Don't think the vaccine had been about long enough to know it gives life long immunity. Some studies seem to suggest 10-20 years

Twistandshout77 Sun 20-Aug-17 09:27:41

It's used in most developed countries throughout the world - most of Europe/the states give it - it's just the NHS which doesn't

Witchend Sun 20-Aug-17 11:31:20

The vaccine doesn't 'wear off' - how many other vaccines do?!
A lot of vaccines do. That's why they test your immunity of rubella in pregnancy (or ideally you have it done before ttc). My dsis was immune for the first pregnancy, but not for the second.
I know a couple of people who got hooping cough in adulthood having had the injections and were told the immunity has worn off. And tetanus you used to be advised to get it done every 10 years... etc.

The problem with it wearing off in 10-20 years is that is probably just about right time to catch it from your children, and chicken pox is one that tends to be much worse in adults. My college nurse's dh had it in his 40s and caused a small pox scare (just after they'd thought they'd irradiated it) because he had it so badly. And if it lasts longer, 30+ years and you're looking at catching it from your grandchildren which is potentially even worse.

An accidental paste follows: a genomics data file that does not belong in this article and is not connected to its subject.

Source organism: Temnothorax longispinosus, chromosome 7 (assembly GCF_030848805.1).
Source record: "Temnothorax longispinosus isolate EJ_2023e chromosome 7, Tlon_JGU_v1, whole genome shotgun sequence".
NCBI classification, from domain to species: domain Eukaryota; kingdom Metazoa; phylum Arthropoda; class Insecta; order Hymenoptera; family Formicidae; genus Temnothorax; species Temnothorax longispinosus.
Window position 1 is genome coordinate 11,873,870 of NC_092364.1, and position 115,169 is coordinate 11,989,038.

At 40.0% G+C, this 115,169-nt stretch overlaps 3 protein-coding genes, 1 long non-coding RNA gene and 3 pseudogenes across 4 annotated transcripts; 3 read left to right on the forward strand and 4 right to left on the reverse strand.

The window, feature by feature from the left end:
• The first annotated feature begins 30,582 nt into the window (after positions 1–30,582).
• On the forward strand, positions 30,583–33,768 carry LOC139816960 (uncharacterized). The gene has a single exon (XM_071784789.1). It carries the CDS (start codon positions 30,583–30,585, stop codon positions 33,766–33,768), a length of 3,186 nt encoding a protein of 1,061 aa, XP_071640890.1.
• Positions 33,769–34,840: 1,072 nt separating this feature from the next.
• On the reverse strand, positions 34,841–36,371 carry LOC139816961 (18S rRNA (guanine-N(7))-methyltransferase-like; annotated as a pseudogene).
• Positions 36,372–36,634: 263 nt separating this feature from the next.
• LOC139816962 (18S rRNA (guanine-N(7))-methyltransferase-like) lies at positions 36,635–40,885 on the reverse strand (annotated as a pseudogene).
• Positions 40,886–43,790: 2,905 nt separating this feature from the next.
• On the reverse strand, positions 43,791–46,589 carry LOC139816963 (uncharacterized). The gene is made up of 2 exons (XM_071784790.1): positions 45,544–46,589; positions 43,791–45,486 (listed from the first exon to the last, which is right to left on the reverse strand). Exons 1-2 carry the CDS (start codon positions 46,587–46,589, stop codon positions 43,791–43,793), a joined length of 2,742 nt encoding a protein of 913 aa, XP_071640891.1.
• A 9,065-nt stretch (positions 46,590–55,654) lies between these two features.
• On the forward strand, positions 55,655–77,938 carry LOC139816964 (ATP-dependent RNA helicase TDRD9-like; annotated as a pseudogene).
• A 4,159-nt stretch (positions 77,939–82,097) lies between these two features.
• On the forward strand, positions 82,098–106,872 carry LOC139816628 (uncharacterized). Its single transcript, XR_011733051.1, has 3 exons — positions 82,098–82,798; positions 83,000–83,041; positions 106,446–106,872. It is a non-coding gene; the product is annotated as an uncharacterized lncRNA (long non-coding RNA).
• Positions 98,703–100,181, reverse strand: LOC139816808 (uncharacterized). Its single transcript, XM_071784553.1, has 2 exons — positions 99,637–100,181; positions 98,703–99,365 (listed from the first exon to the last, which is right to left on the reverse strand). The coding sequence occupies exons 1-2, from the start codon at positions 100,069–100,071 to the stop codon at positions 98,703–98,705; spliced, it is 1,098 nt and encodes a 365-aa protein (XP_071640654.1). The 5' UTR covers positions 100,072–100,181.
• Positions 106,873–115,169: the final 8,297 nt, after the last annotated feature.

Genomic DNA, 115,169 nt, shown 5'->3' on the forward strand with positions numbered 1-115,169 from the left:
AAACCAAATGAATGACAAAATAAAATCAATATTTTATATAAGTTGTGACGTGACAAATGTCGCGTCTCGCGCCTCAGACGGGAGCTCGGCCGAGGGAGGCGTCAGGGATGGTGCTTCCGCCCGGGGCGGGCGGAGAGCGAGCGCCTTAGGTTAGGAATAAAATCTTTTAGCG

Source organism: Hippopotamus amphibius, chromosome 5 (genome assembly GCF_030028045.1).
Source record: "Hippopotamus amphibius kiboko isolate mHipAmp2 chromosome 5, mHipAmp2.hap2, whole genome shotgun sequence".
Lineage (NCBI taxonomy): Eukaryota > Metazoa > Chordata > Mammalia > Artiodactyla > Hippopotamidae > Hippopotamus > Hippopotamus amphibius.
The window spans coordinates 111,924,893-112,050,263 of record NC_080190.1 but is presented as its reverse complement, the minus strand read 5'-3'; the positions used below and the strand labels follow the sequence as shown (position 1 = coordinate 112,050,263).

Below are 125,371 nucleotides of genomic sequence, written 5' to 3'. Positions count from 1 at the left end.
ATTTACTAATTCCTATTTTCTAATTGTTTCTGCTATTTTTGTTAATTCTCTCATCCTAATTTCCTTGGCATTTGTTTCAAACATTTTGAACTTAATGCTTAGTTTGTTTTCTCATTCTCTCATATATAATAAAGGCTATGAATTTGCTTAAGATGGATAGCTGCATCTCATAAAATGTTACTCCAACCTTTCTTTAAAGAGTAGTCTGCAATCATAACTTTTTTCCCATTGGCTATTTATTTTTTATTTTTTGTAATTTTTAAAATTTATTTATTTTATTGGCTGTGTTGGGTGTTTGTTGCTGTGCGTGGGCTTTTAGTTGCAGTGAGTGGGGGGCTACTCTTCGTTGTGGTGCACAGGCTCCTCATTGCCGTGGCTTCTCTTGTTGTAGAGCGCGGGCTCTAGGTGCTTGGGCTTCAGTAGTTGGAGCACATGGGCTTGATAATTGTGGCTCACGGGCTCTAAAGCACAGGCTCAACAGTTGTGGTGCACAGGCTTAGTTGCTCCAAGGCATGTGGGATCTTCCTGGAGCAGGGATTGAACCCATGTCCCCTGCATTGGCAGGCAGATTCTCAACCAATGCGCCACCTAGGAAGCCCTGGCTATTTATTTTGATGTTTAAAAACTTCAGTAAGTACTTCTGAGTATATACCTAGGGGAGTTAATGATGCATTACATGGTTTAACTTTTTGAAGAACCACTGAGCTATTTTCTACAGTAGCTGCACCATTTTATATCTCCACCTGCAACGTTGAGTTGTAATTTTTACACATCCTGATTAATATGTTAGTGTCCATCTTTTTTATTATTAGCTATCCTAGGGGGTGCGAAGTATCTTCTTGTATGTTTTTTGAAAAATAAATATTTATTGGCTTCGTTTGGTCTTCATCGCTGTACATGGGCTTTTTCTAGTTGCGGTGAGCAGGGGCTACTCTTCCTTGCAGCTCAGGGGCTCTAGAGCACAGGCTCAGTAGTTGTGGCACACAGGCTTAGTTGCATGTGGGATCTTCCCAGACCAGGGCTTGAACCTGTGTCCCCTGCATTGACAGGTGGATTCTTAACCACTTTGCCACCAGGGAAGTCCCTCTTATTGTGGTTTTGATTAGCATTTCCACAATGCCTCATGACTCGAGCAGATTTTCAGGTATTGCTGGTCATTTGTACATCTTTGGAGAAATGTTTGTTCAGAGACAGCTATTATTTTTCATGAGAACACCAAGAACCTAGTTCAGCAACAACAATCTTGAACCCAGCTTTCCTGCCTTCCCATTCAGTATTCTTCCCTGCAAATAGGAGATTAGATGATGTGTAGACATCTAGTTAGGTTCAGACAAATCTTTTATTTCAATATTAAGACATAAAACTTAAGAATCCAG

Dina1234 Sun 20-Aug-17 11:36:01

The chicken pox vaccine is routine in many countries. Both of mine have been vaccinated for it-I don't see any reason why they should be sick for a couple of weeks and potentially scarred when I could just vaccinate them. It safe me a lot of trouble as well. Not to mention it is cheaper to vaccinate that the take time off work.